Remember how excited I was, and how I couldn't wait and then they postponed it and I was so sad? Well, we FINALLY got to do the raku firing. Ideally, this doesn't happen when it's 98 degrees outside, with high humidity, since you're playing with fire and need to be covered in long pants (all natural fibers!) but I'll take it whenever I can get it!
Raku pottery uses special glazes and a particular firing technique which creates an oxygen reduction. This brings out the metallic colors of the glazes and you end up with pots that can look like gasoline spilled on blacktop - irridescent and metallic. I love the look, but there are some things to be aware of. This is a very unpredictable process. If your walls are not even, or sometimes just because, the pot can explode from the thermal shock. It is pretty much impossible to predict what your pot will look like after. Even the most dependable of glazes can behave erradically in the kiln, so if you're a control freak who needs to KNOW what your pot will look like when complete, this is not the process for you.
Also, raku is NOT food safe due to some of the more toxic elements in the glazes. We mostly dipped with some brushing to add the glazes, and we were outside in a very well ventilated area. Some people use airbrushes to spray the glaze on. If you do this, you MUST use a very good respirator CORRECTLY. (Someone in NC was seriously injured this year when she installed the filters incorrectly in her respirator - her lungs were seriously burned from inhaling the chemicals in her glazes and she almost died.) Unlike typical pottery, the reaction is not complete so it is necessary to seal your raku to keep the colors vibrant. I'll be using grout sealer, per my instructor's recommendation.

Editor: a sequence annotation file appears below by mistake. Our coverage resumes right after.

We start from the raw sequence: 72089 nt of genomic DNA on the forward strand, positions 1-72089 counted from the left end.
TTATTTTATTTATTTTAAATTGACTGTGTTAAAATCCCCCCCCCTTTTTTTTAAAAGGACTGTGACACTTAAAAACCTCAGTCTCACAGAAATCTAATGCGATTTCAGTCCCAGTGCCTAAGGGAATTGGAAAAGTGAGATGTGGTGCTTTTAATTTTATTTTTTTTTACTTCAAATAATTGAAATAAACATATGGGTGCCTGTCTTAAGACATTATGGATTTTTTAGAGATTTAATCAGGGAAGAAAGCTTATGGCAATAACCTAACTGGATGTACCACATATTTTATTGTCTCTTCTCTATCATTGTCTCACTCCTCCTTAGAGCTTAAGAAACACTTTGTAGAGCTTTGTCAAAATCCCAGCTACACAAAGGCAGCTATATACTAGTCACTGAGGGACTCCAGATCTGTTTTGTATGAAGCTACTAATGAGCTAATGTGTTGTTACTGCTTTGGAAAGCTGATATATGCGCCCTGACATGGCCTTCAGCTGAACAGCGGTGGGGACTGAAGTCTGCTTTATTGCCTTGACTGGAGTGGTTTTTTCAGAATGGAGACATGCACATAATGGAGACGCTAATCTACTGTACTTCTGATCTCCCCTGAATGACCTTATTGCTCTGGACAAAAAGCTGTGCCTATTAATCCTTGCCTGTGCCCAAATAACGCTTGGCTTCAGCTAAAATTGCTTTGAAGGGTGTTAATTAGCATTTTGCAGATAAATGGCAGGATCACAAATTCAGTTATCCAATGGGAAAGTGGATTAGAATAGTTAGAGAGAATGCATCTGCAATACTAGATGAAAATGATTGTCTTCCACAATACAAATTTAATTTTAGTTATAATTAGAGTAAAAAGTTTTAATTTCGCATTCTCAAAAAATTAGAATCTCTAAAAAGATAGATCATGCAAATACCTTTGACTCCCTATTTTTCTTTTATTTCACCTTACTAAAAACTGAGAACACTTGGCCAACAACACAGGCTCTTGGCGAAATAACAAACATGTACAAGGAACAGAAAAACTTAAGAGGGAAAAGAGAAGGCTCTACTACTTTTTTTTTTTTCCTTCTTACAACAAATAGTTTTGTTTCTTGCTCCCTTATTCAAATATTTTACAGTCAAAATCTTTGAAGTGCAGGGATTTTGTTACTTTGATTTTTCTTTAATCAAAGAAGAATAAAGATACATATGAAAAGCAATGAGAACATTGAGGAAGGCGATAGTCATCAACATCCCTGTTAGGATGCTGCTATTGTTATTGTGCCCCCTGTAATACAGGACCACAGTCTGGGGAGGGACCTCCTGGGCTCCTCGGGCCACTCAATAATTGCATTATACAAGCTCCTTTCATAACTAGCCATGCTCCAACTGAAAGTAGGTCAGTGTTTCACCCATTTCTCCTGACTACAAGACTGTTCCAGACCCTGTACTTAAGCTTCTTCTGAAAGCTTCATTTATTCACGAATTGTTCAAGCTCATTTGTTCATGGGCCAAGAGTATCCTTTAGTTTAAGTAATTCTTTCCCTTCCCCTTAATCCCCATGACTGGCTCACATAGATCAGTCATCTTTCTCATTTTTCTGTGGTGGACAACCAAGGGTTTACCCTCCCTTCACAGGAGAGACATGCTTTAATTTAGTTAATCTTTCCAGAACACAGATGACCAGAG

The first step, of course, is to have bisque. You must use clay capable of going to cone 6 and it must be a robust clay to stand up to the thermal shock. I shared a sleeve (25 pounds) of Highwater Raku clay with P. It's a bit more groggy (more sand) than I've gotten used to, so throwing it was interesting. This is the bisque that I had ready to go for the firing.
P picked me up, with coffee ready, and we were off around 8:00 am. The studio is at the instructor's home and is located about an hour away. Once we arrived, we greeted her German Shepherd, refridgerated everything for lunch (we'd decided on potluck, so everyone brought something) and headed to the studio.
As with any firing, the first step is preparing the bisque. She had compressed air to clean the pots or you can wipe them down with water to remove any dust. Then wax the bottoms to keep the glaze off - I dribbled a bit on one pot and once the wax is on there, you can't get it off without refiring so I used a brush to splat wax here and there on the pot. (Sometimes I think that I haven't necessarily gotten better at the pottery, I've just gotten better at making my mistakes look intentional.)
Second step: glazing. Chose your glazes so the colors and textures compliment your pot. Or, if you have no idea what the colors will look like, slop them all over the place and have fun!
Step three: loading the kiln. This is the first step that is a bit different for raku. As you must pull the pots quickly from the kiln, you load them with an eye to getting them back out. (For an electric kiln, the pots stay put until cool so you can pack 'em in there pretty much any which way.) The kilns we used for this were lowered down over the stack of bisque, so planning became even more important - you don't want to not have room for the kiln to be lowered. Once everything is stacked and ready, the kiln was lowered into place and lit. (These were both gas fired kilns.) Then we waited forever.